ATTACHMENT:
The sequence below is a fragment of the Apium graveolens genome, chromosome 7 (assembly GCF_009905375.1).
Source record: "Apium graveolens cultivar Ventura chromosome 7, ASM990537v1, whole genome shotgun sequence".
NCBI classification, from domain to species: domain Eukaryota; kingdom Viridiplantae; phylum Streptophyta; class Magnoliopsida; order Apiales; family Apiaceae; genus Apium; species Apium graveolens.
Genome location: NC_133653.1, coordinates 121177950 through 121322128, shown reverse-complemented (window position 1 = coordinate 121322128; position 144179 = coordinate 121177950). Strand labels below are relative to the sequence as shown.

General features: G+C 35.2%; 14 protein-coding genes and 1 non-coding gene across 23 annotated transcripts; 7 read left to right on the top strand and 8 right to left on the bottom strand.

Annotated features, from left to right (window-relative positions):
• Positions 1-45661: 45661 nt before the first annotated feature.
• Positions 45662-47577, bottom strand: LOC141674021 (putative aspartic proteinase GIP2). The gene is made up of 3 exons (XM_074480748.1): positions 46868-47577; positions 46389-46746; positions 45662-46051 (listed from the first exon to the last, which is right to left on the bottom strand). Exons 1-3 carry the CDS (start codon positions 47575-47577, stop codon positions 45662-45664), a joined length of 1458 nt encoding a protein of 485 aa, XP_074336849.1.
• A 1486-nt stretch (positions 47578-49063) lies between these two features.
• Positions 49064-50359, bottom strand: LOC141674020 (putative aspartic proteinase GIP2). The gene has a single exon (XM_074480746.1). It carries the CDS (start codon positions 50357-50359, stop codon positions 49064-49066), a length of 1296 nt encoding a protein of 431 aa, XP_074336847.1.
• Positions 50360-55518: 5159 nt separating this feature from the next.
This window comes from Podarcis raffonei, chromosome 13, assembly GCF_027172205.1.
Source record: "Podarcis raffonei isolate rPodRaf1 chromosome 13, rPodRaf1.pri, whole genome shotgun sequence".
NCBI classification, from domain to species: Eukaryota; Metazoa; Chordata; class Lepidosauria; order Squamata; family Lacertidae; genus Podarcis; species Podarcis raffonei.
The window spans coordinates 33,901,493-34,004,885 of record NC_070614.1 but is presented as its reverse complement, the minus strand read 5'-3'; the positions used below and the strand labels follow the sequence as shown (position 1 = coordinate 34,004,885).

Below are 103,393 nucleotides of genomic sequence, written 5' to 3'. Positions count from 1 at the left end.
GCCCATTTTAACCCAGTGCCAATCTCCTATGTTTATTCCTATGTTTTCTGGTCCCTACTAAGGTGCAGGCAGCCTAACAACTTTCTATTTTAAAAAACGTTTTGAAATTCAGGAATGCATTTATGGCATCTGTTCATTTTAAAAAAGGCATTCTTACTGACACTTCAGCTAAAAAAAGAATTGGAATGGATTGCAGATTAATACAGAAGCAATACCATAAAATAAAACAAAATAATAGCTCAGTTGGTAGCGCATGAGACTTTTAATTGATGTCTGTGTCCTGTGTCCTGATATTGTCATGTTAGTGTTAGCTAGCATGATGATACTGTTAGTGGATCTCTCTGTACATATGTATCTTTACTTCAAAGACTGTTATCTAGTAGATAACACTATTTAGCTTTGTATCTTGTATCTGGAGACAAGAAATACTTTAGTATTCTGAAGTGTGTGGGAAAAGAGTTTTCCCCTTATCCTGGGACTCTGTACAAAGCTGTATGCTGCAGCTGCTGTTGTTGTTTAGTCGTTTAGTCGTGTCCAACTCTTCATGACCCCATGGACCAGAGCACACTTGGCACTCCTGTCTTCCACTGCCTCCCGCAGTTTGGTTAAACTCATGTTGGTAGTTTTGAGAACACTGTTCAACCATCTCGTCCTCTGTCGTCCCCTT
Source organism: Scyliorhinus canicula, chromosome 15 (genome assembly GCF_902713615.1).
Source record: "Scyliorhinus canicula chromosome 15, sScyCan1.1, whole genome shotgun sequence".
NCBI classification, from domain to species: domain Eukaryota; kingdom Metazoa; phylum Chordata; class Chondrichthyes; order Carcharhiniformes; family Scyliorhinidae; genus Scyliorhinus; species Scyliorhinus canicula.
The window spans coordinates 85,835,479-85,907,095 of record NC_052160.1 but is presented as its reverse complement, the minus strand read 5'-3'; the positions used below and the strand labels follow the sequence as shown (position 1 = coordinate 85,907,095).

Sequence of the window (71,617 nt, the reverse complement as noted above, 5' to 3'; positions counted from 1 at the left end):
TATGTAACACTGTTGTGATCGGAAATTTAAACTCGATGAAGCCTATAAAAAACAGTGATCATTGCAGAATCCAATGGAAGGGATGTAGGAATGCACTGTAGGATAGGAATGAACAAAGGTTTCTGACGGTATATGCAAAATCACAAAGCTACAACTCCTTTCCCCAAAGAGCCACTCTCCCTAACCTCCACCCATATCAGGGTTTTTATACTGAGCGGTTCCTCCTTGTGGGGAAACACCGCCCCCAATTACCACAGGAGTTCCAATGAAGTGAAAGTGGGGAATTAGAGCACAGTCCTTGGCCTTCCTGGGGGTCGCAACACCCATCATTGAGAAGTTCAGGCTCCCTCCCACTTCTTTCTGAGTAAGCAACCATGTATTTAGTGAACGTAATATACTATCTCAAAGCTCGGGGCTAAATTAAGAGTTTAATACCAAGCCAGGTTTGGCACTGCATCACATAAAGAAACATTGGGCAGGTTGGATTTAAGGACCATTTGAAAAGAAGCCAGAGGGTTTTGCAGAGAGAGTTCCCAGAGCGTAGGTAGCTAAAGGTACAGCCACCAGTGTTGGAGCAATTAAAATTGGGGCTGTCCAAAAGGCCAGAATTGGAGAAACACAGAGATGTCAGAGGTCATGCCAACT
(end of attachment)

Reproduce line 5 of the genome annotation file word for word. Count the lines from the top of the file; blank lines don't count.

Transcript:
General features: G+C 35.2%; 14 protein-coding genes and 1 non-coding gene across 23 annotated transcripts; 7 read left to right on the top strand and 8 right to left on the bottom strand.